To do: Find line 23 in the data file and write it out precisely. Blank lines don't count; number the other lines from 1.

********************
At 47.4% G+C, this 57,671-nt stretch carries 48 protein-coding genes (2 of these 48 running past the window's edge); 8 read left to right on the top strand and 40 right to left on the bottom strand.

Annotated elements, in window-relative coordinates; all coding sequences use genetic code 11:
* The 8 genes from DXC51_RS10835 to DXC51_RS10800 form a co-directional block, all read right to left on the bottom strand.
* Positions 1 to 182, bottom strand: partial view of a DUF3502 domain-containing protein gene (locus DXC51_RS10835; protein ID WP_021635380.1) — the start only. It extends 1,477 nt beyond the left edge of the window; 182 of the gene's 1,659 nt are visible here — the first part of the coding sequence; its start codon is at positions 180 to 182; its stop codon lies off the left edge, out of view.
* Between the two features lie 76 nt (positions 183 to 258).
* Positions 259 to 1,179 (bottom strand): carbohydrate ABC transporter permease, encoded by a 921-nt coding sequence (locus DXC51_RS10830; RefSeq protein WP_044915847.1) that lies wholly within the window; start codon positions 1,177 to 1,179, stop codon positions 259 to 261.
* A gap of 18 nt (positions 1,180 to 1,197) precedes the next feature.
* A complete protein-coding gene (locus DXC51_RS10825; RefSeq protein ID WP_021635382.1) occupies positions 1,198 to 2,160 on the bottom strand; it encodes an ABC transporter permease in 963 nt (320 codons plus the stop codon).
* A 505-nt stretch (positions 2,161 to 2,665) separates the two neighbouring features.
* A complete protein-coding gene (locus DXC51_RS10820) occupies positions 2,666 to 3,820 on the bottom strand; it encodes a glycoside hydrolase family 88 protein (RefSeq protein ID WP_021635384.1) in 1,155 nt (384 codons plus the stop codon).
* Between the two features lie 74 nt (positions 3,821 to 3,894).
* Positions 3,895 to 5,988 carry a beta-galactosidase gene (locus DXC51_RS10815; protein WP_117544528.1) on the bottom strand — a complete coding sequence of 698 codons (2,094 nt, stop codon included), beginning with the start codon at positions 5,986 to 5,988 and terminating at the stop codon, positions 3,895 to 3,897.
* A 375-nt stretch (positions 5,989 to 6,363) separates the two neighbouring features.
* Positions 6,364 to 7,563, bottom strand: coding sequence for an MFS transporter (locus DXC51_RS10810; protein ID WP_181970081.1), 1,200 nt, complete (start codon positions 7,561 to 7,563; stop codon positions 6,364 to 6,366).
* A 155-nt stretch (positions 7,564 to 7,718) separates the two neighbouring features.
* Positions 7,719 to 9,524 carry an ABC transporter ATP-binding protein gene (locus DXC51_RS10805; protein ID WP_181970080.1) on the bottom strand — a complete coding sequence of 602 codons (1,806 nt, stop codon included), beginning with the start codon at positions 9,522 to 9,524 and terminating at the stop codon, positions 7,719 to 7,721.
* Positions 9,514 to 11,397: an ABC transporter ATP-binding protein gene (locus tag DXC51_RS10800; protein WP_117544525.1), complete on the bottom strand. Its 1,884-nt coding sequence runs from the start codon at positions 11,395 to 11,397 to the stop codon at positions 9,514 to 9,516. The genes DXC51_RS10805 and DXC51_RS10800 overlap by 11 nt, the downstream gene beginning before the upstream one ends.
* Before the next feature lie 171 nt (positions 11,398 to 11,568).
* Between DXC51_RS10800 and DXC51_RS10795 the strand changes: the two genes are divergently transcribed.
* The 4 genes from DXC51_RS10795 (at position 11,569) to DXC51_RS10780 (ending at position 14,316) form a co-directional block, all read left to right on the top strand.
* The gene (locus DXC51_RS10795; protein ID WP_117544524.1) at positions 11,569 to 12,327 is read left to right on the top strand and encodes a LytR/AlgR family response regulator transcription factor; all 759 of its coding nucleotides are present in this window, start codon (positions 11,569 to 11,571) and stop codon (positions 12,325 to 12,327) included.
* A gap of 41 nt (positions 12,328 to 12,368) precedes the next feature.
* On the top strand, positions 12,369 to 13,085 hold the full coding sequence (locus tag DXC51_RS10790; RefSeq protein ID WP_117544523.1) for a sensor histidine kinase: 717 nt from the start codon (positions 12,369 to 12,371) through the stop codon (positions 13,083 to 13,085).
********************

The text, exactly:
* On the top strand, positions 12,369 to 13,085 hold the full coding sequence (locus tag DXC51_RS10790; RefSeq protein ID WP_117544523.1) for a sensor histidine kinase: 717 nt from the start codon (positions 12,369 to 12,371) through the stop codon (positions 13,083 to 13,085).